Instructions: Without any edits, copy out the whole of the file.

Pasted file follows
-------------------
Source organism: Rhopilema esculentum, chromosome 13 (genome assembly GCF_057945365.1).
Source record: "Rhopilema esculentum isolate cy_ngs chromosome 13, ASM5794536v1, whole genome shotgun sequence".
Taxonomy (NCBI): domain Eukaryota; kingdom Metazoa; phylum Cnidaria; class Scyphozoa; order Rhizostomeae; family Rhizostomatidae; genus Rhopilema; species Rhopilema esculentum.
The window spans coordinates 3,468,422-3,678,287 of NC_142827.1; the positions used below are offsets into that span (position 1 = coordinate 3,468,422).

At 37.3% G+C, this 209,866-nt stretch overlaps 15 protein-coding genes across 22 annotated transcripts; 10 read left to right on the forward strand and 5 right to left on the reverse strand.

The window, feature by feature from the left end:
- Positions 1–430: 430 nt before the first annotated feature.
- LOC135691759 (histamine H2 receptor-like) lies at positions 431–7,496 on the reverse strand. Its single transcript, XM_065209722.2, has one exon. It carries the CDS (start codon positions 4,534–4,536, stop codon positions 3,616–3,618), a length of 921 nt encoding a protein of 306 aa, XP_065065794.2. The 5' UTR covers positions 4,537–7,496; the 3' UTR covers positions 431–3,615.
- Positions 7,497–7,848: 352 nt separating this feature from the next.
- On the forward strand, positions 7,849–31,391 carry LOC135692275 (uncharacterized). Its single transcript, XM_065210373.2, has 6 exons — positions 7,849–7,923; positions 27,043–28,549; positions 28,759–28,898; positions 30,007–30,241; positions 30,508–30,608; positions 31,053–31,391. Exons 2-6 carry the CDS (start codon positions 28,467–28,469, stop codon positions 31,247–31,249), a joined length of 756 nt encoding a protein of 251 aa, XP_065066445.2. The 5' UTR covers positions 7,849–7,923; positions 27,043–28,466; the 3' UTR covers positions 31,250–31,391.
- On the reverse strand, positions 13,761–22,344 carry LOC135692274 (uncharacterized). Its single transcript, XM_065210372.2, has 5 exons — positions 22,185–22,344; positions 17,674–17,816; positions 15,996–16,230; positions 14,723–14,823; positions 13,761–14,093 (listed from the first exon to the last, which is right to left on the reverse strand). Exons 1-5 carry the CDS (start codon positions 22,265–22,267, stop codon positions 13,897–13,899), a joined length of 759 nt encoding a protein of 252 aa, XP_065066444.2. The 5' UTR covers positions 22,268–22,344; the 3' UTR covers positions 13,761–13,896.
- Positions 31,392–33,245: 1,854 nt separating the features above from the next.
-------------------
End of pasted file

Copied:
Source organism: Rhopilema esculentum, chromosome 13 (genome assembly GCF_057945365.1).
Source record: "Rhopilema esculentum isolate cy_ngs chromosome 13, ASM5794536v1, whole genome shotgun sequence".
Taxonomy (NCBI): domain Eukaryota; kingdom Metazoa; phylum Cnidaria; class Scyphozoa; order Rhizostomeae; family Rhizostomatidae; genus Rhopilema; species Rhopilema esculentum.
The window spans coordinates 3,468,422-3,678,287 of NC_142827.1; the positions used below are offsets into that span (position 1 = coordinate 3,468,422).

At 37.3% G+C, this 209,866-nt stretch overlaps 15 protein-coding genes across 22 annotated transcripts; 10 read left to right on the forward strand and 5 right to left on the reverse strand.

The window, feature by feature from the left end:
- Positions 1–430: 430 nt before the first annotated feature.
- LOC135691759 (histamine H2 receptor-like) lies at positions 431–7,496 on the reverse strand. Its single transcript, XM_065209722.2, has one exon. It carries the CDS (start codon positions 4,534–4,536, stop codon positions 3,616–3,618), a length of 921 nt encoding a protein of 306 aa, XP_065065794.2. The 5' UTR covers positions 4,537–7,496; the 3' UTR covers positions 431–3,615.
- Positions 7,497–7,848: 352 nt separating this feature from the next.
- On the forward strand, positions 7,849–31,391 carry LOC135692275 (uncharacterized). Its single transcript, XM_065210373.2, has 6 exons — positions 7,849–7,923; positions 27,043–28,549; positions 28,759–28,898; positions 30,007–30,241; positions 30,508–30,608; positions 31,053–31,391. Exons 2-6 carry the CDS (start codon positions 28,467–28,469, stop codon positions 31,247–31,249), a joined length of 756 nt encoding a protein of 251 aa, XP_065066445.2. The 5' UTR covers positions 7,849–7,923; positions 27,043–28,466; the 3' UTR covers positions 31,250–31,391.
- On the reverse strand, positions 13,761–22,344 carry LOC135692274 (uncharacterized). Its single transcript, XM_065210372.2, has 5 exons — positions 22,185–22,344; positions 17,674–17,816; positions 15,996–16,230; positions 14,723–14,823; positions 13,761–14,093 (listed from the first exon to the last, which is right to left on the reverse strand). Exons 1-5 carry the CDS (start codon positions 22,265–22,267, stop codon positions 13,897–13,899), a joined length of 759 nt encoding a protein of 252 aa, XP_065066444.2. The 5' UTR covers positions 22,268–22,344; the 3' UTR covers positions 13,761–13,896.
- Positions 31,392–33,245: 1,854 nt separating the features above from the next.